The Partially Examined Life Philosophy Podcast

The Partially Examined Life Philosophy Podcast

United States

A Philosophy Podcast and Philosophy Blog

Episodes

Nakedly Examined Music: Steve Hackett, Nik Kershaw, Ken Stringfellow, Robbie Fulks  

PEL Network crossover magic, featuring clips (a full song plus explanation) from four recent episodes of Mark's other podcast. Hear the full episodes and many more at nakedlyexaminedmusic.com. Steve was the guitarist for Genesis in the 70s, Nik wrote 80s hits like "Wouldn't It Be Good," Ken played with The Posies, Big Star, and R.E.M., and Robbie will change the way you think about country music. Read the NEM FAQ.

Episode 164: Dostoyevsky’s “The Idiot” on Perfection (Part Two)  

More on the novel with guest Corey Mohler, considering Dostoyevsky qua existentialist in terms of his analysis of the crisis of meaning and his consequent views on religion. Listen to part 1 first, or get unbroken, ad-free Citizen Edition. End song: "Don Quixote" (acoustic, 2010) by Nik Kershaw, as interviewed on the Nakedly Examined Music podcast #37. Don Quixote is Myshkin's literary forebear. Get a Dostoyevsky T-shirt! Watch for the new episode of Phi Fic on D's House of the Dead. Visit Talkspace.com/examined (use code "EXAMINED") for online therapy and blueapron.com/PEL for free meals.

Episode 164: Dostoyevsky’s “The Idiot” on Perfection (Part One)  

On Fyodor Dostoyevsky's philosophical novel from 1869. Could a morally perfect person survive in the modern world? Is all this "modernity," which so efficiently computes our desires and provides mechanisms to fulfill them, actually suited to achieve human flourishing? Dostoyevsky's Russian existentialism says no! Visit Talkspace.com/examined; use code "EXAMINED" for 30% off your first month of online therapy. Donate to the Turtle Island Research Cooperative at partiallyexaminedlife.com/turtle.

Episode 163: Guest Stewart Umphrey on Natural Kinds (Part Two)  

Continuing our interview about Natural Kinds and Genesis: The Classification of Material Entities. Buy Stewart's book at www.rowman.com and use the code LEX30AUTH17 to get 30% off. Listen to part 1 first or get the ad-free Citizen Edition. End song: "Destroy the Box" by Wertico, Cain and Gray from Organic Architecture (2014), as elucidated on Nakedly Examined Music #30. Check out the St. John's College Graduate Institute: partiallyexaminedlife.com/sjcgi. Visit Talkspace.com/examined; use code "EXAMINED" for 30% off your first month of online therapy.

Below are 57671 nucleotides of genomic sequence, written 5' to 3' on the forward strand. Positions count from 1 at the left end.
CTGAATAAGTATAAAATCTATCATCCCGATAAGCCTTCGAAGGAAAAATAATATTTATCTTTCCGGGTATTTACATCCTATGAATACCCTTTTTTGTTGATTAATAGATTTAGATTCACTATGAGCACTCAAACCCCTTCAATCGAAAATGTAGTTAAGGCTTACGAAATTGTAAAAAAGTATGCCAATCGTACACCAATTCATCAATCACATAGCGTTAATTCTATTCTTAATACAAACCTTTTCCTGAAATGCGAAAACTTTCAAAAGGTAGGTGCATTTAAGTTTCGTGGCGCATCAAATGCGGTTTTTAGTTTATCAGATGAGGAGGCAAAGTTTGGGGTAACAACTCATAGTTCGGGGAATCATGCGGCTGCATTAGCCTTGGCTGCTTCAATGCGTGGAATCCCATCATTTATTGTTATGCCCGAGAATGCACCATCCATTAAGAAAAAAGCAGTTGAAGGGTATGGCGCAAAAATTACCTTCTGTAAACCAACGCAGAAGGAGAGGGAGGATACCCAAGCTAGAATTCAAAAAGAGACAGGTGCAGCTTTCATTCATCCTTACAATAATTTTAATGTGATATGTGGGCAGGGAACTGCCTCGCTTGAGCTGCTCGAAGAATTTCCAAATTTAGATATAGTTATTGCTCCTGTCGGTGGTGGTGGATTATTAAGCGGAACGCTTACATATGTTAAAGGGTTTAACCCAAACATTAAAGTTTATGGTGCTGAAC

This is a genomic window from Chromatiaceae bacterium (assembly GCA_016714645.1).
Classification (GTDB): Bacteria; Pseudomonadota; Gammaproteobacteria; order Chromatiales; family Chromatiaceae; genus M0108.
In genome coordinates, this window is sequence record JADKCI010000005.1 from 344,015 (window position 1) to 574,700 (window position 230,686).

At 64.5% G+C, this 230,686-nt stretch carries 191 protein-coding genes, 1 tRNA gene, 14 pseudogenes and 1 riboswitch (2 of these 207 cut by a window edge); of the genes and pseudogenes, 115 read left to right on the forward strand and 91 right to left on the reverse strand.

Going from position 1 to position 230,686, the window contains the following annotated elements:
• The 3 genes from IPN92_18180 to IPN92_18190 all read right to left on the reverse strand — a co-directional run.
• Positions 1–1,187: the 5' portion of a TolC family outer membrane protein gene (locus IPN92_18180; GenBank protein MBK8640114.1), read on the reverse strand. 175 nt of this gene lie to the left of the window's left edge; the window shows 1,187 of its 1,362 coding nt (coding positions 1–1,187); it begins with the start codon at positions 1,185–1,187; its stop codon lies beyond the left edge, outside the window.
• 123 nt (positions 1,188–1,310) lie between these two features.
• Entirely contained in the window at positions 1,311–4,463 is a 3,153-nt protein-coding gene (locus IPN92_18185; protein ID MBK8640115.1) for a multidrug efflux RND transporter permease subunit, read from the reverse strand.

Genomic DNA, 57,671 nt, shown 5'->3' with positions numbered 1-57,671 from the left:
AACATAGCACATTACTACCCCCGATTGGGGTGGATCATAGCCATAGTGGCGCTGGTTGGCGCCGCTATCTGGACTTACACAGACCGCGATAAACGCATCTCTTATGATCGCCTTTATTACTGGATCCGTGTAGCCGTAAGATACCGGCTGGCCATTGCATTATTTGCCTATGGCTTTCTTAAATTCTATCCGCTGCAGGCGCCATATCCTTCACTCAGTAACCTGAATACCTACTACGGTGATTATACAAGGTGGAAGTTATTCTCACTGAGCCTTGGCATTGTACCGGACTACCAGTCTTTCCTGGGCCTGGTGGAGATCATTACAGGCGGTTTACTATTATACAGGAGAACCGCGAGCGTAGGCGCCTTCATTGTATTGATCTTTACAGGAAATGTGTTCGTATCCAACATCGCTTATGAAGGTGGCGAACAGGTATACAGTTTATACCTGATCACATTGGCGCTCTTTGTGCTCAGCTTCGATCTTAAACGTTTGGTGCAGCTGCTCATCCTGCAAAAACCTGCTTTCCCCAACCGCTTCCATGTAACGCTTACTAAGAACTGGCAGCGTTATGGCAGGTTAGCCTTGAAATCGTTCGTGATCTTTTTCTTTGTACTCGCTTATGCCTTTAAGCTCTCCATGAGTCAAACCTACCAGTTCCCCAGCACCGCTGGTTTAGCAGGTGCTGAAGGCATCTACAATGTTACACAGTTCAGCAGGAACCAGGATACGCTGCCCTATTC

Episode 163: Guest Stewart Umphrey on Natural Kinds (Part One)  

On Natural Kinds and Genesis: The Classification of Material Entities (2016). Are general terms like "water" or "dog" just things that we made up to order the world? Aristotle thought that some universals constitute natural kinds, with a nature that explains their behavior. "Kinds" were replaced with "laws," but Stewart wants us to reconsider, and bring back "natural philosophy" in the process. Don't wait for part 2! Get your ad-free, unbroken Citizen Edition now. Please support PEL! Please visit casper.com/pel, protectamerica.com/PEL, generationtux.com (offer code PEL), and harrys.com/pel.

PEL Special: Phi Fic on James Baldwin’s Fiction  

On the short stories "This Morning, This Evening, So Soon" (1960) and "Sonny’s Blues" (1957). Mark joins the Phi Fic crew (go subscribe at phificpodcast.com!) to supplement PEL ep. 162 by delving into Baldwin's fiction, which is actually pretty similar to his biographical essays. Check out the St. John's College Graduate Institute: partiallyexaminedlife.com/sjcgi. Visit Talkspace.com/examined; use code "EXAMINED" for 30% off your first month of online therapy. And please donate to Turtle Island Research Cooperative at partiallyexaminedlife.com/turtle.

Episode 162: James Baldwin on Race in America (Part Two)